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How To Build Your Teen’s Resilience: What To Say And Do

None of us want our kids to fall apart at the first sign of trouble. Whether it’s a poor grade at school now or a romantic breakup, illness, or financial trouble later, we want our kids to be able to handle what life throws at them. But how?

If your teen isn’t resilient now, you can help. Here’s what you can do.

5 Ways to Help a Teenager Handle a Setback:

1. Reframe.

Tame self-criticism and reframe negative thoughts by incorporating the word “yet” into statements. For example, when a teen says, “I don’t have any friends in drama club,” they can reframe the statement to “I don’t have any friends in drama club yet.”

2. Encourage connection.

Connection to others and support from the larger community will help your teen build confidence and recover more easily from hardship and failure. Whether your teen is connected to their family members, school, faith group, sports team, club, or peers, connection to others provides support during times of adversity.

3. Share personal experience.

Discuss your own conflicts and problem-solve out loud as you seek solutions. Your teen is listening and can learn from your process. Don’t wait for your teen to mess up to tell them about the time you messed up. Share anecdotes of past failures and how you bounced back to illustrate “how we are all uneven, we all fall down, and the measure of us as human beings is that we learn to stand up stronger. And we learn to celebrate our unevenness,” says Ginsburg.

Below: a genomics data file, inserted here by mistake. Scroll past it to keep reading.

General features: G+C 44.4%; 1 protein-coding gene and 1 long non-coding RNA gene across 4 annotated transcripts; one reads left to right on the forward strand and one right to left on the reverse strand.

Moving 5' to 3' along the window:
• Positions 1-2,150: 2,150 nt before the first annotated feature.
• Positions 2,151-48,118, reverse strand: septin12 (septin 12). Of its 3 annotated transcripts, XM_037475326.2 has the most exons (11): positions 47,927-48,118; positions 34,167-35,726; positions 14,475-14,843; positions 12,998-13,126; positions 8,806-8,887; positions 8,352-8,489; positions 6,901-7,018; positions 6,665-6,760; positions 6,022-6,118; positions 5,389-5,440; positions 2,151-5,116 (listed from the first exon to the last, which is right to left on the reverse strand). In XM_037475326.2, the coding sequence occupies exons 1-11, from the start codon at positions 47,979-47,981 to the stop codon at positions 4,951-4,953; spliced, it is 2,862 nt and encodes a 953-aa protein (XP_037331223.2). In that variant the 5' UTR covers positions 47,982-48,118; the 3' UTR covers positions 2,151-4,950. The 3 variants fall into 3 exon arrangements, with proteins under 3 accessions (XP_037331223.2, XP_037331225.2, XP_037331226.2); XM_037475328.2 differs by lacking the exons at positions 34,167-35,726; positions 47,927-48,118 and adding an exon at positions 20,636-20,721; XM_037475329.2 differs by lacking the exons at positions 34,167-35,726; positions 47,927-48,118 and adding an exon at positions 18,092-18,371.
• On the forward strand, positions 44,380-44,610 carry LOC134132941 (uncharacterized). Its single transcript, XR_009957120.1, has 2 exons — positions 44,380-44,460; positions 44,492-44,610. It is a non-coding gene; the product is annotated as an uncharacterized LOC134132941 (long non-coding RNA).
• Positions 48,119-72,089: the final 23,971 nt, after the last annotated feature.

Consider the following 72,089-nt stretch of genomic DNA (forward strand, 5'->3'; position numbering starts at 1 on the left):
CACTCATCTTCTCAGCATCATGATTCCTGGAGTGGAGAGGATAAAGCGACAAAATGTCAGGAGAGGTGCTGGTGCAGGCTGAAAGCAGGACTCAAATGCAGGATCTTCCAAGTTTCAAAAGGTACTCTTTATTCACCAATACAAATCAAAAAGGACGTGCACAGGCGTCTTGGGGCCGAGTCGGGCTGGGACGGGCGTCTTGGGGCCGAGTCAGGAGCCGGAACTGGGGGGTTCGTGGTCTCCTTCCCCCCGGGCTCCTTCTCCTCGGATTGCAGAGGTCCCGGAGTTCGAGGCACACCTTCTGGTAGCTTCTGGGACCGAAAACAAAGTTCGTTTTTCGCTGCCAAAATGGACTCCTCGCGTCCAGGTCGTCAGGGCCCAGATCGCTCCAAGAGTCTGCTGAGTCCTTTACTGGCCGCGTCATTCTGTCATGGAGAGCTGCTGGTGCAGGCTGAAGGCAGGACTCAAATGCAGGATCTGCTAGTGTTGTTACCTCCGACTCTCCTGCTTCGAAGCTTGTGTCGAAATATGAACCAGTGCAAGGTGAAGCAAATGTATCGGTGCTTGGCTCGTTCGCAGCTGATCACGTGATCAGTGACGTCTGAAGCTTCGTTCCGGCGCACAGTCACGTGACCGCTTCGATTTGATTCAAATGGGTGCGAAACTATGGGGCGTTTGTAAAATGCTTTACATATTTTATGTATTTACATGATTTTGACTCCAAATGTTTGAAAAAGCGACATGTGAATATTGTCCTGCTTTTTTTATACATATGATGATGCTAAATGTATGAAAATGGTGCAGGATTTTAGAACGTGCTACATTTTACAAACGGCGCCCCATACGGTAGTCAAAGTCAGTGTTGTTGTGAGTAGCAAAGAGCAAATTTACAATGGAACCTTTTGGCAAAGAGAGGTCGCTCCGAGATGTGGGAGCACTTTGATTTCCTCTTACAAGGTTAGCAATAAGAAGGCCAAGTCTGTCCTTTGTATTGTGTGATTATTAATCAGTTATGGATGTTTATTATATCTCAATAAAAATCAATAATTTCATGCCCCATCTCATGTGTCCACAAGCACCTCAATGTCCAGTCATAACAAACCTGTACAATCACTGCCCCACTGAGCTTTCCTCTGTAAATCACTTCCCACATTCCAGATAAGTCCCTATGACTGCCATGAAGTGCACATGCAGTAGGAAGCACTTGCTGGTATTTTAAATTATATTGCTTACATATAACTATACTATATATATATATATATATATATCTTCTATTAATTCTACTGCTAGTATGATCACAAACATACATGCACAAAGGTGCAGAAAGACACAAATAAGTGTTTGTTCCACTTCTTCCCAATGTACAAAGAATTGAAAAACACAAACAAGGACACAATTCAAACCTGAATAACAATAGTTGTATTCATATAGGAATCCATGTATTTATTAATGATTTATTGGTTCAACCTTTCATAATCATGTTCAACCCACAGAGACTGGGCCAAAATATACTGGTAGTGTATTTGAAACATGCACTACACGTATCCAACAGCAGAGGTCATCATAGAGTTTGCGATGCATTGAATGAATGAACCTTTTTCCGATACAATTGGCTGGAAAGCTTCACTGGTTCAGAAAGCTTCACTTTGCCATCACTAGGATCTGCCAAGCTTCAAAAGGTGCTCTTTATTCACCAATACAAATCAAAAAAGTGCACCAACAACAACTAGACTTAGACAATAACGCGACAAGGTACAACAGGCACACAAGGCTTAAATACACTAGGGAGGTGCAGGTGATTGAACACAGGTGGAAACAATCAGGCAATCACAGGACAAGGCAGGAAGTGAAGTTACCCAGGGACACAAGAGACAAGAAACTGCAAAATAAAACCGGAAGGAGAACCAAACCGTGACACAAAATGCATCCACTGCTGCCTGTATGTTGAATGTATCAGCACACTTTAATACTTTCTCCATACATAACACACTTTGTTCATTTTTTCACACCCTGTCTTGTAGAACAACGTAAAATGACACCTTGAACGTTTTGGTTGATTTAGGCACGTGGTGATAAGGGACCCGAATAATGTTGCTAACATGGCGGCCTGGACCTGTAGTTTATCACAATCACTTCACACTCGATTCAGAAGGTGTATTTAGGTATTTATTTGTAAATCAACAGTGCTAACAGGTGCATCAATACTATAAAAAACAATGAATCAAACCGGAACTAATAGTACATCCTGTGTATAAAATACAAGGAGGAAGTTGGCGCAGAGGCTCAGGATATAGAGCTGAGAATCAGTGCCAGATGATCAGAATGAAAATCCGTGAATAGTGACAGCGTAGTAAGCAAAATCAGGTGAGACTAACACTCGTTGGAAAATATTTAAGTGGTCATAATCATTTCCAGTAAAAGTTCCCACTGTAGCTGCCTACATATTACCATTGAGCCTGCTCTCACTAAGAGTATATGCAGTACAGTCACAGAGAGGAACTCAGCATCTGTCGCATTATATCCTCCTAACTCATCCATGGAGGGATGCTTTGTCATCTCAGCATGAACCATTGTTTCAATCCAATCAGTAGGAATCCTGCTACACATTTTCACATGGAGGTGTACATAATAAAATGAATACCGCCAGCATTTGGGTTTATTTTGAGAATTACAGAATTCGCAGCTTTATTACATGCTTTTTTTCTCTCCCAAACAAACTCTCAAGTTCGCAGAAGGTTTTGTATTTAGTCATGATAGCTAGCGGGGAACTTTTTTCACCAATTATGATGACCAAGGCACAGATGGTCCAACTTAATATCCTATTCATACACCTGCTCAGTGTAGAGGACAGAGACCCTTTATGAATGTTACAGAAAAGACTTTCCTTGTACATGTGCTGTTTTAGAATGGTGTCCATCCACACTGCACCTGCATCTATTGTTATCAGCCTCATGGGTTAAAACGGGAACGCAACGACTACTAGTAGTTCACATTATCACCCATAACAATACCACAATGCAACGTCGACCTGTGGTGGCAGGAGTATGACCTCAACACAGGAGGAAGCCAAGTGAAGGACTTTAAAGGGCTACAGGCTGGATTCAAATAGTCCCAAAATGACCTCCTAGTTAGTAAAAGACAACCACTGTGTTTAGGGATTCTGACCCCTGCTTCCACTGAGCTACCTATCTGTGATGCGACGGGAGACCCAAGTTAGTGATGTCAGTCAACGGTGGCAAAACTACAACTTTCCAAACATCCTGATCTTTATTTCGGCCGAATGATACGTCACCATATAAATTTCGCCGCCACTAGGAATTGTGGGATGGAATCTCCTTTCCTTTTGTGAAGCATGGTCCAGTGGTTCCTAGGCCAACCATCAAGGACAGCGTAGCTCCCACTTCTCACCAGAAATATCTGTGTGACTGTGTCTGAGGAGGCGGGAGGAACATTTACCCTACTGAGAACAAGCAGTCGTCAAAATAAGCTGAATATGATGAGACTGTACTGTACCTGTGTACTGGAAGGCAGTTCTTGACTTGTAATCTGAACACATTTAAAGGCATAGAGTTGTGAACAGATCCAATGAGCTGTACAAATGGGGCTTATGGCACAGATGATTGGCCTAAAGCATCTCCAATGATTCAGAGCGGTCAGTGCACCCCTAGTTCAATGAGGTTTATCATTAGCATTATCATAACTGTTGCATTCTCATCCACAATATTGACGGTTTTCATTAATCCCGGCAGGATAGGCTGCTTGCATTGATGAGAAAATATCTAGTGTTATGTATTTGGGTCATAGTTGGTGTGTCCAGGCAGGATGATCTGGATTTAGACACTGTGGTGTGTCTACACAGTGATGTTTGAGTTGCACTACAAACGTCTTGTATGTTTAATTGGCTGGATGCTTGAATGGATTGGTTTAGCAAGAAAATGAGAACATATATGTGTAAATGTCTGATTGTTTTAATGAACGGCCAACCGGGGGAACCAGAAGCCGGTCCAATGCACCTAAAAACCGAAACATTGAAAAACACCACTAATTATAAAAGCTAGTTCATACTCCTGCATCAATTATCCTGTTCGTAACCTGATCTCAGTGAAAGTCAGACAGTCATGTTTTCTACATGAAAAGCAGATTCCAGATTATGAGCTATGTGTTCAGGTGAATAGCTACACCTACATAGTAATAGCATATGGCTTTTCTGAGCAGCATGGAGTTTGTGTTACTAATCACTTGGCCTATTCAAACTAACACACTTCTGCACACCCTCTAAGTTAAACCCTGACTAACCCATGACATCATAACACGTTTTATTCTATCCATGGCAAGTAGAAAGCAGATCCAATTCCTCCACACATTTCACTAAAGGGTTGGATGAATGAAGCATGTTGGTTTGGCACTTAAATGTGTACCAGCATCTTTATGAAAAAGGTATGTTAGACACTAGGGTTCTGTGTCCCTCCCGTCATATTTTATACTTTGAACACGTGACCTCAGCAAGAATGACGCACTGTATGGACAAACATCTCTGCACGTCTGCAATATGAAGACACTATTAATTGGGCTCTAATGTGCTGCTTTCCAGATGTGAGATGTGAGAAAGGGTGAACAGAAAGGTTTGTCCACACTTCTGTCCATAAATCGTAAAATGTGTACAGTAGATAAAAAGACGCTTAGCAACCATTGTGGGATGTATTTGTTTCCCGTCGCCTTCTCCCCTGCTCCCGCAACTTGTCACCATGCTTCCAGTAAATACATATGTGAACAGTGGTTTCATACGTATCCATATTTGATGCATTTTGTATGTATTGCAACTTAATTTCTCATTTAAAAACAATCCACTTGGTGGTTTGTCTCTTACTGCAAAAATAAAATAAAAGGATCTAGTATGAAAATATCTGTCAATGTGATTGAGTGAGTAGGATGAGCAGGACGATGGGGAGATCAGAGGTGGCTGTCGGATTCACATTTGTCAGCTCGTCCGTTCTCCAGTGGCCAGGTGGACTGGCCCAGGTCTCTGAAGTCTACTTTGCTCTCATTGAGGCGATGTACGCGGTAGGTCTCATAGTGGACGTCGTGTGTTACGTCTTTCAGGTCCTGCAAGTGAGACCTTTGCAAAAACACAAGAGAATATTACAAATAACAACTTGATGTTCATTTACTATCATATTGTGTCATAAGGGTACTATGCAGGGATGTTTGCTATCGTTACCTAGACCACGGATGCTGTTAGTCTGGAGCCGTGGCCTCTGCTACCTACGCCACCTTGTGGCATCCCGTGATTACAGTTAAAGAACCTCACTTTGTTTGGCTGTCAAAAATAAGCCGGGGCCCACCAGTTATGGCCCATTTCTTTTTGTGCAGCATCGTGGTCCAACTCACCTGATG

4. Watch your language.

Don’t minimize your teen’s feelings. If you say, “This isn’t a big deal—just get over it,” your teen will doubt their own emotions. Instead try, “Wow, this is tough. I have faith you’re going to get through it. I’ll be here with you. How can I support you? What are your plans?”

5. Consider counseling.

Remember that resilience doesn’t mean never needing help. Even the most resilient teens sometimes may have trouble bouncing back, according to Ginsburg. Changes in behavior, dropping grades, self-isolation, and physical complaints such as stomach pain, headaches, or chronic fatigue can indicate serious distress. When your teen needs more support than you can provide, seek help from a professional who specializes in treating adolescents.

Mary Helen Berg is a freelance writer based in Los Angeles. Her work has appeared in Newsweek, The Los Angeles Times, Scary Mommy, and many other publications.

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